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No excuses, Leo! Messi must step up to save Argentina - and his World Cup legacy

3:00 AM EST 11/26/22
Lionel Messi Argentina 2022 World Cup HIC 16:9
The iconic No.10 has never scored a goal in the World Cup knockout stage - if Argentina lose to Mexico, he won't even make the last 16 in Qatar

Tata Martino is well aware that he's in a peculiar position.

"I know where I was born," the Mexico coach told reporters on the eve of Saturday's monumental showdown with his native Argentina.

"I'll tell you the year, the name of the hospital, the city's area code. But I have to do everything possible for Mexico to win."

And to do that, he needs to stop Lionel Messi, a man he previously coached at Barcelona.

"The best footballer of the last 15 years, at least," Martino declared. "When it comes to stopping him, it's more often because he's having a bad afternoon than what the opposition does."

Messi can ill-afford a bad afternoon at the Lusail Stadium. His World Cup legacy is on the line.

There can be no excuses. This is arguably the best – or at least the most united – Argentina side he's ever played.

They had arrived in Qatar on a 36-game unbeaten run. The all-time international record was within their grasp.

And yet they opened their campaign with a 2-1 loss to Saudi Arabia – a team 48th places below them in the world rankings.

As shocks go, it was right up there with the biggest in World Cup history.

Lionel Scaloni admitted his players were "all in pain" as they sat in stunned silence in the dressing room.

They weren't the only ones struggling to process the defeat. One Argentine journalist could be found in tears in the mixed zone after the game.

"A sad day," as Scaloni conceded.

It had started so well, though, with Messi coolly making amends for his penalty miss in Argentina's opener against Iceland four years ago by rolling home a soft spot-kick.

However, they subsequently failed to get the measure of Saudi Arabia's high line, seeing three first-half 'goals' ruled out for offside, and paid a heavy price, with Saudi Arabia pulling off a seismic upset thanks to Saleh Al-Shehri and Salem Al-Dawsari.

"It is difficult to understand because in four-to-five minutes, they scored twice," a clearly shell-shocked Scaloni lamented. "I think they were the only shots on goal."

If the Saudis had rode their luck, though, there was no denying that the Argentines had failed dismally to respond to adversity.

So many players underperformed. On ITV, former Manchester United captain Roy Keane was left astounded by Angel Di Maria's abject display, while Cristiano Romero was so bad that he was replaced early in the second half.

The midfield was a horror show, though, with Leandro Paredes and Rodrigo De Paul looking exactly like what they are: two men who haven't played regular football this season.

It was Messi, though, who unsurprisingly bore the brunt of the online criticism.

His GOAT status was mocked and there were the usual unflattering comparisons to Diego Maradona, even from the great man's son.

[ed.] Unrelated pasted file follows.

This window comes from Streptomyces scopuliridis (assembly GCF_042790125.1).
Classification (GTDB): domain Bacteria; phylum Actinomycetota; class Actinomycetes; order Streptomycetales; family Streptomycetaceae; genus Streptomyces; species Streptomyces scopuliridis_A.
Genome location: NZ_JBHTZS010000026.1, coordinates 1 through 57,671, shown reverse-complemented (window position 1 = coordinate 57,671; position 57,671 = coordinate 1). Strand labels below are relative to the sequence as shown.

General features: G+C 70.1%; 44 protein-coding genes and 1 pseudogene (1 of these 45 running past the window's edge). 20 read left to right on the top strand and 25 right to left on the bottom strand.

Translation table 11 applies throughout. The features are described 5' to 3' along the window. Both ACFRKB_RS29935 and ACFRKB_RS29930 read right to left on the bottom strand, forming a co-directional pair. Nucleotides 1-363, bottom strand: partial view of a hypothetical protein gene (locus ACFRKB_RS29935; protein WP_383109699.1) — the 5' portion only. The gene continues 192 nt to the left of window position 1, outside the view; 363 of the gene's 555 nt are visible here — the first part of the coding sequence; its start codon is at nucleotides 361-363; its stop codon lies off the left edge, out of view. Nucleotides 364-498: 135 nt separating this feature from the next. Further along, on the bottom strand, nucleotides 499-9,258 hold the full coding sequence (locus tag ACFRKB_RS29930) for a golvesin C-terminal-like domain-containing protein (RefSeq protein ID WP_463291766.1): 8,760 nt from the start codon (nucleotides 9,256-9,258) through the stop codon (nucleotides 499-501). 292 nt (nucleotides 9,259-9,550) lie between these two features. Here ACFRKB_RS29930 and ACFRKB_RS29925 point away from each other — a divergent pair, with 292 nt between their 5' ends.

"The comparison between Messi and my dad is made by those who don't see and don't understand football," Diego Junior argued on Radio Marte. "We are talking about two different planets."

He's obviously a little biased and Messi's greatness shouldn't be defined by one tournament – but there's no denying that his World Cup legacy would be tarnished by an embarrassingly early exit from his final tournament.

Nobody is writing Messi off yet, though. Not even Diego Junior.

"I don't rule out Messi making his mark," he added. "Sometimes in football it happens that you lose even against much weaker opponents.

"If you don't close the games, even the poorest teams will come at you."

Argentina certainly paid a heavy price for being repeatedly caught offside against Saudi Arabia, and they will need to be far more precise against Mexico, and not just in terms of the timing of their runs, but also their shooting.

They are, after all, going up against a goalkeeper that always seems to turn into a mix of Lev Yashin and Dino Zoff every time a World Cup rolls around – Guillermo Ochoa.

And the bad news for Argentina is that after earning his country a precious point against Poland by saving a Robert Lewandowski penalty, Ochoa is now actually looking forward to facing Messi.

"Leo has that magic, he can do nothing and from one minute to the next he can solve things and score a goal," he explained. "But it's going to be a nice challenge.

"It's going to be very difficult but what better stage than a World Cup against one of the best players in history, if not the best."

For some, though, Messi is missing one of those truly magical World Cup moments that all of the game's greats have on their CV.

Remember, the seven-time Ballon d'Or winner has yet to even score a goal in the knockout stage, and Argentina are now at risk of failing to even make the last 16 at Qatar 2022.

It shouldn't all come down to one man, of course. Both Scaloni and Messi himself say Argentina need to remain united, now more so than ever before during their record run.

They need to take collective responsibility for the surprising situation that they found themselves, and work together to get themselves out of it.

But the captain clearly has to lead by example against Mexico. There have been whispers that Messi's not fully fit, that he's been hampered in training by a minor niggle.

But Scaloni says his skipper is fine, physically and mentally.

Nothing less than a decisive display will be tolerated; such is the fickle and unforgiving nature of football today. GOATs don't go out in the first round, after all.

Rightly or wrongly, then, this one's on Messi. He has to save Argentina – and his World Cup legacy.

Over to you, Leo...